• Shorten the time it takes for users to reach the destination. Your navigation should be designed so that visitors can get to the destination they desire with as few clicks as possible. Remember the three-click rule when designing a website. This means that visitors should not be more than three clicks from the information they seek.
  • Add navigation options to your site’s footer The footer is where visitors will find contact information and navigation options.

3. Change the color of your visited links

The navigation process is aided by links. Users could accidentally revisit the same pages multiple times if visited links don’t change their color. It is easier to choose where you want to go next by knowing your past and current locations.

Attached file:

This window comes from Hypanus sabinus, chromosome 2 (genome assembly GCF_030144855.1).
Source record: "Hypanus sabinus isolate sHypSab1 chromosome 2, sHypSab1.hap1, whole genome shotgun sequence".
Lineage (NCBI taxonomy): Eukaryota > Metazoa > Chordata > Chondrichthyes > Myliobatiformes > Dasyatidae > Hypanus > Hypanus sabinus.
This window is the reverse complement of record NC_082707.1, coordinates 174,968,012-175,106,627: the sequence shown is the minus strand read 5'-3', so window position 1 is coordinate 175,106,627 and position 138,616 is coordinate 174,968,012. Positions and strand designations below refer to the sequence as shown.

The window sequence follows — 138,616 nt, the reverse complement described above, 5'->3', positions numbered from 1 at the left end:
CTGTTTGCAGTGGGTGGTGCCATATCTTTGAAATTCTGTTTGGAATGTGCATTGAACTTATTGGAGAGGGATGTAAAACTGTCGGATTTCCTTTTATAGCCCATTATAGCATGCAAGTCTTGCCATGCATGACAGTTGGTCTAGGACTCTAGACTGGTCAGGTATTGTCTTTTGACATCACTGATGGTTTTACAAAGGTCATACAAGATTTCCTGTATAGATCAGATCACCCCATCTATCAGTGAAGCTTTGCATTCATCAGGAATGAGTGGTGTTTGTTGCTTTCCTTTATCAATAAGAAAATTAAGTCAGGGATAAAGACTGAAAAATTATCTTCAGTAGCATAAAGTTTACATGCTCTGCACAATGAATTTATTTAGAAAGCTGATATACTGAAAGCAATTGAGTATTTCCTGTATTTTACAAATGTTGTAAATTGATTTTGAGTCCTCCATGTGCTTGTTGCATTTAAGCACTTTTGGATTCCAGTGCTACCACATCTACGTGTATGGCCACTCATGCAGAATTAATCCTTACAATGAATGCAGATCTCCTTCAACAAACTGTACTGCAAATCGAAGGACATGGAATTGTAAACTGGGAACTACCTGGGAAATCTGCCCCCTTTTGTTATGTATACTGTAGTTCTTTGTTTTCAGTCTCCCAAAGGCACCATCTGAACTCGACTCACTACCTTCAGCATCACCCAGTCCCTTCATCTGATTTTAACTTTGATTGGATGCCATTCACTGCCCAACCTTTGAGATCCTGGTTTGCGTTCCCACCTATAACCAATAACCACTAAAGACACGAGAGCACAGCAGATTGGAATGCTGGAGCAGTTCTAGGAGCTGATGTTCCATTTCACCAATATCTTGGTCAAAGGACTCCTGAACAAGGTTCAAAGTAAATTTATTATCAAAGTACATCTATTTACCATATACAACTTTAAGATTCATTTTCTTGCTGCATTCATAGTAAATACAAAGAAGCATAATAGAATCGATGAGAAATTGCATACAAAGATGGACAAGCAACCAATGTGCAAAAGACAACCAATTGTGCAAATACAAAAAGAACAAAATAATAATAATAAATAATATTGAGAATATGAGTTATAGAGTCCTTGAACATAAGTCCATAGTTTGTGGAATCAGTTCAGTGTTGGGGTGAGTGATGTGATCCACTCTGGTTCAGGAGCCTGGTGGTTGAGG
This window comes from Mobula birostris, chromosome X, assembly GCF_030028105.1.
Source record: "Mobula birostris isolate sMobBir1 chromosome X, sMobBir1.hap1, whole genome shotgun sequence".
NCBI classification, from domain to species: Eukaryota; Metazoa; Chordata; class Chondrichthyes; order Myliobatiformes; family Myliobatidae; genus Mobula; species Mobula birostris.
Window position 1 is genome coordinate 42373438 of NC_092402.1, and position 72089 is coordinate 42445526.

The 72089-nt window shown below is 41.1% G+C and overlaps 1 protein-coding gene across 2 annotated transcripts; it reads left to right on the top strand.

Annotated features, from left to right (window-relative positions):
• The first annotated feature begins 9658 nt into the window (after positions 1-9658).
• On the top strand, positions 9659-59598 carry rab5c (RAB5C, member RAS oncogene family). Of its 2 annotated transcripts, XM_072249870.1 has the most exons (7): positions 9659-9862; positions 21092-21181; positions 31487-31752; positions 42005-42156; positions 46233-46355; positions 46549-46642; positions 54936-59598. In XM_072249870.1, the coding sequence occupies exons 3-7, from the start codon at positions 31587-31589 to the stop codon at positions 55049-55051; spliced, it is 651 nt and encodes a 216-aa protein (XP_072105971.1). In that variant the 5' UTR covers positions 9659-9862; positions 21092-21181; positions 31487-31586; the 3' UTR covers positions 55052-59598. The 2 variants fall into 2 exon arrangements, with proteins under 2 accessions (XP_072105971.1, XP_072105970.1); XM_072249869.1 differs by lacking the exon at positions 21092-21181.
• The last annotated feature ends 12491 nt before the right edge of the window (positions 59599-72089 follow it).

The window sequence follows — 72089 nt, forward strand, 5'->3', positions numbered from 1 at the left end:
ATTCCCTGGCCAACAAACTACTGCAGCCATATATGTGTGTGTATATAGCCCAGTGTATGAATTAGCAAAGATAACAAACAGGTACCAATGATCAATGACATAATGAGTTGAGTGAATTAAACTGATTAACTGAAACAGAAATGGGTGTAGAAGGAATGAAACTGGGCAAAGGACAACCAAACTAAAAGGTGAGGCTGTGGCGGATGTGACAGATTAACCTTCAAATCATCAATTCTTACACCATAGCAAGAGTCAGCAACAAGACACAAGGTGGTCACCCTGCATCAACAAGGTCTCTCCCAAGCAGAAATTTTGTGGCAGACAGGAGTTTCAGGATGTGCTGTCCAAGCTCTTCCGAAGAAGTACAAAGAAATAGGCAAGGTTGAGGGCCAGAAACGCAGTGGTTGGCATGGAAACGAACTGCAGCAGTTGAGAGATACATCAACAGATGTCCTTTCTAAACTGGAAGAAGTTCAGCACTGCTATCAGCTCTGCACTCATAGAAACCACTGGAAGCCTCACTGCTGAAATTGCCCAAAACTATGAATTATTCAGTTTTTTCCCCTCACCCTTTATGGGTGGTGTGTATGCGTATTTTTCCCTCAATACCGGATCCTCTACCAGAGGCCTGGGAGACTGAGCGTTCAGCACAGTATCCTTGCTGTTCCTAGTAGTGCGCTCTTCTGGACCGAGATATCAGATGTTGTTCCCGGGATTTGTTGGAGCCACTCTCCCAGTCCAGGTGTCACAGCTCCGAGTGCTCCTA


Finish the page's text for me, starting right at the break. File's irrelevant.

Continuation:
Do. Visually differentiate visited links.

4. It should be easy to scan your pages

Users are more likely than not to read every page on your website when they visit it. Visitors may scan pages on a website to find the content they need or complete tasks. You, as a designer can help them by creating a visual hierarchy. Visual hierarchy is the arrangement of elements that indicates their importance. Where the eyes should be focused first, second, and so on.

Practical Tips

  • Do not create walls of text. Break down your information into smaller chunks to make it more visual. Breaking down walls of text with bullet points or headers.
  • Give more visual weight to important elements. So that visitors can see important elements like login forms or call-to-action buttons, make them focal points. Different sizes and colors can be used to emphasize elements.